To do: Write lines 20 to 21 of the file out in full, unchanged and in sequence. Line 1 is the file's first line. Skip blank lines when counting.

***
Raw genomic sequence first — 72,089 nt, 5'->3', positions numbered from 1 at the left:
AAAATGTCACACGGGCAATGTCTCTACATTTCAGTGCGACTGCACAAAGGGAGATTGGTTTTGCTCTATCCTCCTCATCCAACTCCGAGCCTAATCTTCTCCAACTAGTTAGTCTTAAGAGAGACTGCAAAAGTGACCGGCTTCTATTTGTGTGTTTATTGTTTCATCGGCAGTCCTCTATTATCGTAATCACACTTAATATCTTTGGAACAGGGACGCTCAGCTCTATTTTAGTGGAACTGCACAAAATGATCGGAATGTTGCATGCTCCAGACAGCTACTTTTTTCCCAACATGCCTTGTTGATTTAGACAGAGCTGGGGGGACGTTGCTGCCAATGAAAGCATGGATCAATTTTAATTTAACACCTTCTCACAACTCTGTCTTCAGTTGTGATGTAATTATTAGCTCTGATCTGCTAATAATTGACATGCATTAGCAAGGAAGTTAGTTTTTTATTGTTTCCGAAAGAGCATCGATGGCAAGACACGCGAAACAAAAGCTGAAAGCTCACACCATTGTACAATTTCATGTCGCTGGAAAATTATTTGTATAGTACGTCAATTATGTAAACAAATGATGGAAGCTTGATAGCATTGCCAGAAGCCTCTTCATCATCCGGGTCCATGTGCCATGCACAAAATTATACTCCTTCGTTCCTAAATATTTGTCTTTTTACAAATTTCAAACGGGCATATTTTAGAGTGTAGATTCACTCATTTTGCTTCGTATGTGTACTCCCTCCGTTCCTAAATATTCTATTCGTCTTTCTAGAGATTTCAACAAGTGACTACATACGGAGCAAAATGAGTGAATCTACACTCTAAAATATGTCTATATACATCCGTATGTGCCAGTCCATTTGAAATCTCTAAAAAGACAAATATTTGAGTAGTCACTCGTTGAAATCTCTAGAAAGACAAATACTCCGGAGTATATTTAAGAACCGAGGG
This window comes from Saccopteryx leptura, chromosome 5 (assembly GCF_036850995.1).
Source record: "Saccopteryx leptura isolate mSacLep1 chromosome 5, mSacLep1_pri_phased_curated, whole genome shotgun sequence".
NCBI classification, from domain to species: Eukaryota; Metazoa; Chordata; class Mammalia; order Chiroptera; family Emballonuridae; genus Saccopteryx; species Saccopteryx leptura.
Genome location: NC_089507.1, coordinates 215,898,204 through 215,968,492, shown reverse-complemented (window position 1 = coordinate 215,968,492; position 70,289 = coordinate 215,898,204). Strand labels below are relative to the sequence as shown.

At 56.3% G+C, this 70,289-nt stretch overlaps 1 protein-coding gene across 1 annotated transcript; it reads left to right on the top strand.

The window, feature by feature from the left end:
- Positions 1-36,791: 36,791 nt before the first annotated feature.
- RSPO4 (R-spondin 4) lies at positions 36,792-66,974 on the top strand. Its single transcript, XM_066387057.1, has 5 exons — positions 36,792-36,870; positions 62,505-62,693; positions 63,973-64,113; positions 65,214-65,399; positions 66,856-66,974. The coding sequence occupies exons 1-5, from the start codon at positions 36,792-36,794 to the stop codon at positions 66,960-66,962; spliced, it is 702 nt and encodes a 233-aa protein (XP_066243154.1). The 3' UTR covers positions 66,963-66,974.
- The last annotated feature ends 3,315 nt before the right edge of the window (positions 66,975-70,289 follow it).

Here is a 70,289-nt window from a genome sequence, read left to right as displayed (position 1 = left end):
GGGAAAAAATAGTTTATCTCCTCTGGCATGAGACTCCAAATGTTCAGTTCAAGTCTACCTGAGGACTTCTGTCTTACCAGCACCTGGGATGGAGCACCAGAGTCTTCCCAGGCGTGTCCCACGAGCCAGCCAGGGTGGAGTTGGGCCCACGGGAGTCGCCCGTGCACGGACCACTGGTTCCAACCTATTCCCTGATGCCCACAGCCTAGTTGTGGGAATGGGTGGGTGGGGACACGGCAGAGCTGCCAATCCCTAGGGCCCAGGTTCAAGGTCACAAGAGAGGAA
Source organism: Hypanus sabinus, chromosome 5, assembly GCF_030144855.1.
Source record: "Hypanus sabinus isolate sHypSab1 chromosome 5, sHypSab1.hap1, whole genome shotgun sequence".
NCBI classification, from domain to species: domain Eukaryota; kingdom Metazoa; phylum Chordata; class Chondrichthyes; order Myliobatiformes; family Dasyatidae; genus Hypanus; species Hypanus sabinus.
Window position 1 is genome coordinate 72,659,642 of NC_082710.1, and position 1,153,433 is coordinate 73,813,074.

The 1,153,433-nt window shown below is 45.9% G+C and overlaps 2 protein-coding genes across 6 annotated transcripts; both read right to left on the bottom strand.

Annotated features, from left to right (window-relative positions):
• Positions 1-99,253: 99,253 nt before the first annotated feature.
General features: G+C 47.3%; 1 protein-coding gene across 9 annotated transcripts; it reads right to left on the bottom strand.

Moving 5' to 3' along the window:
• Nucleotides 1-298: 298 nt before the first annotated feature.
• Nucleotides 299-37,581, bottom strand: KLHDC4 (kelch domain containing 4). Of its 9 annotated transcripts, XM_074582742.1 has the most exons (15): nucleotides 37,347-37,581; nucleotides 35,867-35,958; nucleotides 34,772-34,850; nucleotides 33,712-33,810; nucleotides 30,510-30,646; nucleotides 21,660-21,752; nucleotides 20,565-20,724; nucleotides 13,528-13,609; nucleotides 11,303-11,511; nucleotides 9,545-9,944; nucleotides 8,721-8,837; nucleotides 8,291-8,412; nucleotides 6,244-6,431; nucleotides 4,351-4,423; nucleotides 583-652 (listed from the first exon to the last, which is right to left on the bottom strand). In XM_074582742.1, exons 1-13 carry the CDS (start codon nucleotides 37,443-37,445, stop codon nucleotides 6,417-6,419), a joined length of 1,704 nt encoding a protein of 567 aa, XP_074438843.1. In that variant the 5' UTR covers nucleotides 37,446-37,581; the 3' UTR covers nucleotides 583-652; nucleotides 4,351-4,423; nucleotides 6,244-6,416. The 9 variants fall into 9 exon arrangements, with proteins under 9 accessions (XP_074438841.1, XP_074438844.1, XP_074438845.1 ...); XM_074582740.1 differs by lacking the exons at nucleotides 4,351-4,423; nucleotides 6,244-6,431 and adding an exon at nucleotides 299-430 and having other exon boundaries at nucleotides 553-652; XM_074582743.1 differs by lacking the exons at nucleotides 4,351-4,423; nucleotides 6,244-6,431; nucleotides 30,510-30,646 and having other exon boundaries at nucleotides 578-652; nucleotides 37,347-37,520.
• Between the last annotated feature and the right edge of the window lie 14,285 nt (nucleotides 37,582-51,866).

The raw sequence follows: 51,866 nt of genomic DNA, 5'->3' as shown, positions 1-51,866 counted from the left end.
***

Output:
• Positions 1-99,253: 99,253 nt before the first annotated feature.
General features: G+C 47.3%; 1 protein-coding gene across 9 annotated transcripts; it reads right to left on the bottom strand.